Fresh – Disciple Making

Fresh Disciple Making

Matthew 28:16-20

Covenant Sunday

Sunday 26th January 2020

Simple fresh disciple making process.

1 All authority is given to me – Jesus not us. The Crown series. State and church authority and then God’s authority.

In his risen form we need to understand that when he spoke it was with great authority in His risen form.

2. Go into all the world – the world is my parish John Wesley

Make disciples – you have nothing to do but to save souls – 12 rules of a helper.

  1. Be diligent. Never be unemployed a moment. Never be triflingly employed. Never while away time; neither spend any more time at any place than is strictly necessary.
  2. Be serious. Let your motto be, “Holiness to the Lord.” Avoid all lightness, jesting, and foolish talking.
  3. Converse sparingly and cautiously with women; particularly, with young women.
  4. Take no step toward marriage, without first consulting with your brethren.
  5. Believe evil of no one; unless you see it done, take heed how you credit it. Put the best construction on every- thing. You know the Judge is always supposed to be on the prisoner’s side.
  6. Speak evil of no one; else your word especially would eat as doth a canker. Keep your thoughts within your own breast, till you come to the person concerned.
  7. Tell every one what you think wrong in him, and that plainly, as soon as may be; else it will fester in your heart. Make all haste to cast the fire out of your bosom.
  8. Do not affect the gentleman. You have no more to do with this character than with that of a dancing-master. A Preacher of the gospel is the servant of all.
  9. Be ashamed of nothing but sin: Not of fetching wood (if time permit) or drawing water; not of cleaning your own shoes, or your neighbour’s.
  10. Be punctual. Do everything exactly at the time. And in general, do not mend our Rules, but keep them; not for wrath, but for conscience’ sake.
  11. You have nothing to do but to save souls. Therefore spend and be spent in this work. And go always, not only to those that want you, but to those that want you most. Observe: It is not your business to preach so many times, and to take care of this or that society; but to save as many souls as you can; to bring as many sinners as you possibly can to repentance, and with all your power to build them up in that holiness without which they cannot see the Lord. And remember! A Methodist Preacher is to mind every point, great and small, in the Methodist discipline! Therefore you will need all the sense you have, and to have all your wits about you!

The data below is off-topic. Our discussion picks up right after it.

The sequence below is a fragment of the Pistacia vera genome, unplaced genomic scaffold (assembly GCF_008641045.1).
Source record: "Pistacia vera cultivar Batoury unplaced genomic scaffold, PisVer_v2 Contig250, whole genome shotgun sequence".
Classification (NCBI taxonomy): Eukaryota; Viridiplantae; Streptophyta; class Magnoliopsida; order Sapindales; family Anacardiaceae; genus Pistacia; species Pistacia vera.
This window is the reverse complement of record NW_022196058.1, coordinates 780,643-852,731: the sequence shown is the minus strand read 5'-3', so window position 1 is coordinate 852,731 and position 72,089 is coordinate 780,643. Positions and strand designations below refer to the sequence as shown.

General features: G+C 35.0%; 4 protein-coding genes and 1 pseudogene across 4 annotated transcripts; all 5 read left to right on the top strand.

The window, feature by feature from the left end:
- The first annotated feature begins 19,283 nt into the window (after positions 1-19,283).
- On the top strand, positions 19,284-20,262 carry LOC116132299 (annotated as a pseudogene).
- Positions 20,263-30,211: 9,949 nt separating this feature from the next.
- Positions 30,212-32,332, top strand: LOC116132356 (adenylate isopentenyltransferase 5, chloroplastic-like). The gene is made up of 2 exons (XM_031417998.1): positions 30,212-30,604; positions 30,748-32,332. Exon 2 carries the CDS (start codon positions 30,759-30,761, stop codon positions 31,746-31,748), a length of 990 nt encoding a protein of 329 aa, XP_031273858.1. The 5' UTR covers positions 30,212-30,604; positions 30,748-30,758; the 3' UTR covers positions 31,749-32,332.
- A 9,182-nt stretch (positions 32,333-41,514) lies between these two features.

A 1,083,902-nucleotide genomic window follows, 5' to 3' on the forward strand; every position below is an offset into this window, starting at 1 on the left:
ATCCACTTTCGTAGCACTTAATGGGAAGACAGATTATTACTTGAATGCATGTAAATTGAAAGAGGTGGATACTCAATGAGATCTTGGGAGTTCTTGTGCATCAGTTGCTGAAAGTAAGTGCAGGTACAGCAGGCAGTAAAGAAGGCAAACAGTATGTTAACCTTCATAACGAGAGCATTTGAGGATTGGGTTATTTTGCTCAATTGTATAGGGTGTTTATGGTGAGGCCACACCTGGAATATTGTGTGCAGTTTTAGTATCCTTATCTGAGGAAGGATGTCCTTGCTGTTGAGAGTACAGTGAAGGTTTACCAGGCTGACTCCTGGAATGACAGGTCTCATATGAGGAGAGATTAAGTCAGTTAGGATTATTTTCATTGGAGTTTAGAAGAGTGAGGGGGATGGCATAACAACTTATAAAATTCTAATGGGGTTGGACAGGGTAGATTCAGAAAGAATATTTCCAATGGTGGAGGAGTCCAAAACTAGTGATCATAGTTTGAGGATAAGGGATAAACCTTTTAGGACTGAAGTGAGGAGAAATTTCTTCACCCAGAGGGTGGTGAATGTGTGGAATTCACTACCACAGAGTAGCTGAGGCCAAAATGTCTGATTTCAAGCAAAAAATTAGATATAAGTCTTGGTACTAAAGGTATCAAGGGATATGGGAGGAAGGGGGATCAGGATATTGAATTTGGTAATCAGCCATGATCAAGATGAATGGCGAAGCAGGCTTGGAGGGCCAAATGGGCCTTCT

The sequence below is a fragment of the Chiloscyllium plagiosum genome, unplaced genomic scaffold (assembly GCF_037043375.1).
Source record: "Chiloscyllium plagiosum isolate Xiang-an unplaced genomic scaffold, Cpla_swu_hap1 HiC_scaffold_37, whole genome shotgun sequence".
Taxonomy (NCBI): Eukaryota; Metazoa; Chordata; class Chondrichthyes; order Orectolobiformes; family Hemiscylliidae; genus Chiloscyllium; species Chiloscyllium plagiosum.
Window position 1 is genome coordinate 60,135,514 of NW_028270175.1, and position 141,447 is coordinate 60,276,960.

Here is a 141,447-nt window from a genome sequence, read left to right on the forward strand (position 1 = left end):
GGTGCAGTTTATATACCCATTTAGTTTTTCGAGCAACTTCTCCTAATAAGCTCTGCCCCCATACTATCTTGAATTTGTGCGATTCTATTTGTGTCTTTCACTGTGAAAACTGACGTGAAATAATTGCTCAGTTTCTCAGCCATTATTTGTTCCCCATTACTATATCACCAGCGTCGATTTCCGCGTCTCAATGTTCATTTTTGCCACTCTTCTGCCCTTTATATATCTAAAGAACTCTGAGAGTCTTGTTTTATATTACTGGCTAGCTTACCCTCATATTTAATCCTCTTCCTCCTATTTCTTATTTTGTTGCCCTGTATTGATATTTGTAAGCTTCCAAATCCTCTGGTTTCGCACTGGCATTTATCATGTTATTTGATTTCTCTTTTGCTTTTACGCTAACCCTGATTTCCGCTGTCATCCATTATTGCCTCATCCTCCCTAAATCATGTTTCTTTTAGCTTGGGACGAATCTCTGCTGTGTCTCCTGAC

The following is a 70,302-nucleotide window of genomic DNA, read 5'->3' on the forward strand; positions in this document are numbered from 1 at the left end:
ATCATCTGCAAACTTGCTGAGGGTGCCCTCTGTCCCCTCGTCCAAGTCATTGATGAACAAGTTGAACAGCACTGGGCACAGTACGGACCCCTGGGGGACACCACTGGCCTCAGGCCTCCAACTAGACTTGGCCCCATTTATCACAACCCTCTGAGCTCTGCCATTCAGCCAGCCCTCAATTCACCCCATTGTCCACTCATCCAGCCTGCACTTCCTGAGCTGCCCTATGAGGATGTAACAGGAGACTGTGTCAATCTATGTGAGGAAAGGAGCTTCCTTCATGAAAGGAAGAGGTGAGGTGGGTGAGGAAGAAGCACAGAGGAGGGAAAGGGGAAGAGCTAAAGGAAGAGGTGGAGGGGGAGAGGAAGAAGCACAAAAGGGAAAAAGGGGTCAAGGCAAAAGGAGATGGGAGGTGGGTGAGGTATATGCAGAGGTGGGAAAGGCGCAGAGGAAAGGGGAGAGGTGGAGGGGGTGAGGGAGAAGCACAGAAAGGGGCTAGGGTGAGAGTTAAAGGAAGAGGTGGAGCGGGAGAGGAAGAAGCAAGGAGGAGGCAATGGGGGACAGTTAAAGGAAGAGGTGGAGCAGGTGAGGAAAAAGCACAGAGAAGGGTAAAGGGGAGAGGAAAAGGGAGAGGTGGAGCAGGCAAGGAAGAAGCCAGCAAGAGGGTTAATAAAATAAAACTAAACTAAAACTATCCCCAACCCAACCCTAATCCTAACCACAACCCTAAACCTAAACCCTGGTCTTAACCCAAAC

12. Act in all things, not according to your own will, but as a son in the Gospel. As such, it is your part to employ your time in the manner which we direct; partly, in preaching and visiting from house to house; partly, in reading, meditation, and prayer. Above all, if you labour with us in our Lord’s vineyard, it is needful that you should do that part of the work which we advise, at those times and places which we judge most for his glory.

3. Baptise – Father Son and Holy Spirit – remember that Wesley and the early Methodist movement was involved in a world where people’s lives needed to be turned around.

 What happens when someone is baptized? The question is important not only because baptism is the ritual that marks entrance into the Christian Church, but also because different strands of the larger Christian tradition have come to different conclusions with regard to the meaning of baptism. Is it primarily a sign of faith? Is it an instrument of God’s grace to us? Should it be given to adult believers only? Or are the children of believers proper candidates for baptism? Well, we won’t answer all these questions today, but since a couple of recent posts (here and here) have dealt with John Wesley’s “Treatise on Baptism,” I thought I’d keep the topic going and share Wesley’s account of the benefits of baptism. One question you may want to ask along the way is this: Who, for Wesley, is the primary actor in baptism? God? Or the baptized? 

3.1. Guilt Cleared

 For Wesley, baptism clears the guilt of original sin, a doctrine Wesley believed wholeheartedly and which asserts that every person comes into the world in a state of brokenness and guilt. No one starts off in a right relationship with God. Baptism deals with that handicap and paves the way for further workings of grace. Wesley points to scripture, the baptismal liturgy, and the ancient fathers to make his case.

 3.2. New Covenant Status

 Baptism brings us into covenant with God. Whether infant or adult, baptism marks a person’s